France has ordered Apple to stop selling the iPhone 12 for emitting too much electromagnetic radiation.
On Tuesday, the French watchdog which governs radio frequencies also told the tech giant to fix existing phones.
The ANFR has advised Apple that if it cannot resolve the issue via a software update, it must recall every iPhone 12 ever sold in the country.
But the World Health Organization has previously sought to allay fears about radiation emitted by mobile phones.
It says on its website there is no evidence to conclude that exposure to low level electromagnetic fields is harmful to humans.
The iPhone 12 was first released in September 2020, and it is still sold worldwide.
Apple told the BBC it was contesting the ANFR’s review, and said it had provided the regulator with lab results from the tech giant itself and third parties which show the device is compliant with all the relevant rules.
It said the iPhone 12 was recognised as being compliant with regulations on radiation levels worldwide.
France’s digital minister Jean-Noel Barrot told French newspaper Le Parisien the decision was due to radiation levels above the acceptable threshold, according to Reuters.
He said the ANFR found the iPhone 12’s Specific Absorption Rate (SAR) was above what is legally allowed.
“Apple is expected to respond within two weeks,” he said.
“If they fail to do so, I am prepared to order a recall of all iPhones 12 in circulation. The rule is the same for everyone, including the digital giants.”
France will share its findings with other regulators across the trading bloc – which Barrot said could result in “a snowball effect”.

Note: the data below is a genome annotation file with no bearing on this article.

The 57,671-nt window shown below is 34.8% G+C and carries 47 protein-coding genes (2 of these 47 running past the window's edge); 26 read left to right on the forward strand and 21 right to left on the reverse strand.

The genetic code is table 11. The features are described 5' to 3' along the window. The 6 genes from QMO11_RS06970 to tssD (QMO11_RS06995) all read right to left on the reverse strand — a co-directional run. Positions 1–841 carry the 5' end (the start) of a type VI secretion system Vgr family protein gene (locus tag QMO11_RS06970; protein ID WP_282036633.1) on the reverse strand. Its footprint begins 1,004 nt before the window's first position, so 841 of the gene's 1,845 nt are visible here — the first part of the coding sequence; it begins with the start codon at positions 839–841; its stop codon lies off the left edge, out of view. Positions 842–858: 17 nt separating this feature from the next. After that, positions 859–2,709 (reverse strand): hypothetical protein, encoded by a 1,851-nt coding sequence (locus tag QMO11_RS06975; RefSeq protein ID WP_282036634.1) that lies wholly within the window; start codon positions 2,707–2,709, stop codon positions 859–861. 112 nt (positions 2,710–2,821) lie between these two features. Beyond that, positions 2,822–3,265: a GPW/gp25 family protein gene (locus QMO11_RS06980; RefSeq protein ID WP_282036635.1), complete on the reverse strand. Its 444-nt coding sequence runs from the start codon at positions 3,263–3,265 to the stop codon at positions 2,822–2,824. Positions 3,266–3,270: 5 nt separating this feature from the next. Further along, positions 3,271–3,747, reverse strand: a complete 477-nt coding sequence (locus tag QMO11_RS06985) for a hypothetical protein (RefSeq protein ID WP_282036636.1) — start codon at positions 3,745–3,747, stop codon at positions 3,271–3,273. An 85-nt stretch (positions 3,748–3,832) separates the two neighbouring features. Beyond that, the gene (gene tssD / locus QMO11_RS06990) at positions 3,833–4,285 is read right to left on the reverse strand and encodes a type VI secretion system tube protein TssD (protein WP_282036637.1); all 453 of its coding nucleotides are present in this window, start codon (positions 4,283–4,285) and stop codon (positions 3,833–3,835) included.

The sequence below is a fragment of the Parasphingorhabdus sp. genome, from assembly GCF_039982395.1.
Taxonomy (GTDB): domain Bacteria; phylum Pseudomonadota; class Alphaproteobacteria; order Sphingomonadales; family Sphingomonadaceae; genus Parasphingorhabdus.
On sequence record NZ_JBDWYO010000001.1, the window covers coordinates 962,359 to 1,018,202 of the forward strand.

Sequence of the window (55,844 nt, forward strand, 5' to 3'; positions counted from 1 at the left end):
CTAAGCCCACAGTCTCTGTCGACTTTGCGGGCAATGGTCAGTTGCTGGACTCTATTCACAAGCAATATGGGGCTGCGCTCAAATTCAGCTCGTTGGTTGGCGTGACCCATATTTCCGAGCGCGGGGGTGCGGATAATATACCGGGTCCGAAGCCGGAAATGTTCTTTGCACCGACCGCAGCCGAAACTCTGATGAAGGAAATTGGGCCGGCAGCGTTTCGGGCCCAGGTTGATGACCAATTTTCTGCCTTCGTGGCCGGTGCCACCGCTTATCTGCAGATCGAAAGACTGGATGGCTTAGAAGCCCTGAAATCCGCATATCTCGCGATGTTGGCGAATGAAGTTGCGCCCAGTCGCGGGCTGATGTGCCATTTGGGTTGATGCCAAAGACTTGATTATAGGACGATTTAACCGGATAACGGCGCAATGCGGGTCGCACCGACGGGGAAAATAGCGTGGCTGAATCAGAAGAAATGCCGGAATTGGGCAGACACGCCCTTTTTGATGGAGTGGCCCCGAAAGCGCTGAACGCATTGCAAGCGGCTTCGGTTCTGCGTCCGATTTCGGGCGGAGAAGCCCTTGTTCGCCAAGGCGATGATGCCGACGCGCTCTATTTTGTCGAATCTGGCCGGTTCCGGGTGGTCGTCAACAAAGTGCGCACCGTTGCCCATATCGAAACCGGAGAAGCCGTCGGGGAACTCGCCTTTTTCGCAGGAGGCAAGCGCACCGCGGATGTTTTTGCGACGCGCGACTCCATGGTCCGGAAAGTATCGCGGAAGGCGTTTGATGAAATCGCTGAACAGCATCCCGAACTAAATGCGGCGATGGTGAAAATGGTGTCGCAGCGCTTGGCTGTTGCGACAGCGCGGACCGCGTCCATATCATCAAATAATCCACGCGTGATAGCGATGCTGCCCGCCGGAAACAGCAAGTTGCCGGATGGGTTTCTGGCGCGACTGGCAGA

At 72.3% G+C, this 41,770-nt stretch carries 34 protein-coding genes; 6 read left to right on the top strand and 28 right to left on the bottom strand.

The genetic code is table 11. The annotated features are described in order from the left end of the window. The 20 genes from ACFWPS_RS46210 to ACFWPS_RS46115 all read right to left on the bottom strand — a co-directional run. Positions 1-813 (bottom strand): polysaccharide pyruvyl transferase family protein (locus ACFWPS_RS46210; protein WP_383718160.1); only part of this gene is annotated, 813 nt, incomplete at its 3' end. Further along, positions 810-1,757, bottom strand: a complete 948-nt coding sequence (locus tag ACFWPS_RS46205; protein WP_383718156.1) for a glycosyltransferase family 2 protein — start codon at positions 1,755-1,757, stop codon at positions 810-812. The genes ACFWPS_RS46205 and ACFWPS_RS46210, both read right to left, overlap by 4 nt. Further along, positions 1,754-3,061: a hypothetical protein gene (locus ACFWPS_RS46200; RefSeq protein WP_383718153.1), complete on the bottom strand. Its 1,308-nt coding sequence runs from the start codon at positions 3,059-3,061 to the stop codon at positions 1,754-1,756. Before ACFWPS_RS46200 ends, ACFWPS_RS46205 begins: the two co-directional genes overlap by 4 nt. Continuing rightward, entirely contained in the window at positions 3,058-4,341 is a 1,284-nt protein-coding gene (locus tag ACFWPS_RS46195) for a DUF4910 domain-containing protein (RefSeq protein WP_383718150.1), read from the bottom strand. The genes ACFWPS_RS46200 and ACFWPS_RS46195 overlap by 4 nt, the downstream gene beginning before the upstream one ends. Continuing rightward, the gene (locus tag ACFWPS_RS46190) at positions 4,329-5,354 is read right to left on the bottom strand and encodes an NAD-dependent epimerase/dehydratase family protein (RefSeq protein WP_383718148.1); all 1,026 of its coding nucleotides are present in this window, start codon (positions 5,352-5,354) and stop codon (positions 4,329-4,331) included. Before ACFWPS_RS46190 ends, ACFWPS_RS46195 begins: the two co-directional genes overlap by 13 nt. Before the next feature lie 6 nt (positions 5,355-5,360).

The ANFR requires the SAR of devices to be checked against two different ways a phone is used.
First there is a “membre” – or limb – check, for when a phone is in close contact with a person’s body, such as when it is held or placed in a trouser pocket. The SAR limit for this is four watts per kilogram.
Next there is a “tronc” – or trunk – check, for when a phone is slightly further away, such as when it is in a bag or jacket pocket. The SAR limit for this is two watts per kilogram.
The ANFR said the device’s “membre” SAR was 5.74 watts per kilogram – higher than the limit. Its “tronc” SAR measure, however, did come under the threshold.
The news first broke on Tuesday in France – the same day that Apple unveiled its new iPhone 15.
The new phone is the first since 2012 to feature an alternative charging port, and Apple says it will sell an adapter so people can use their existing cables.
It comes as the Chinese foreign ministry issued a rebuttal against media reports which claimed government agencies had told staff to stop using iPhones.
It said China has not issued any laws, regulations or policies blocking the use of Apple’s products.
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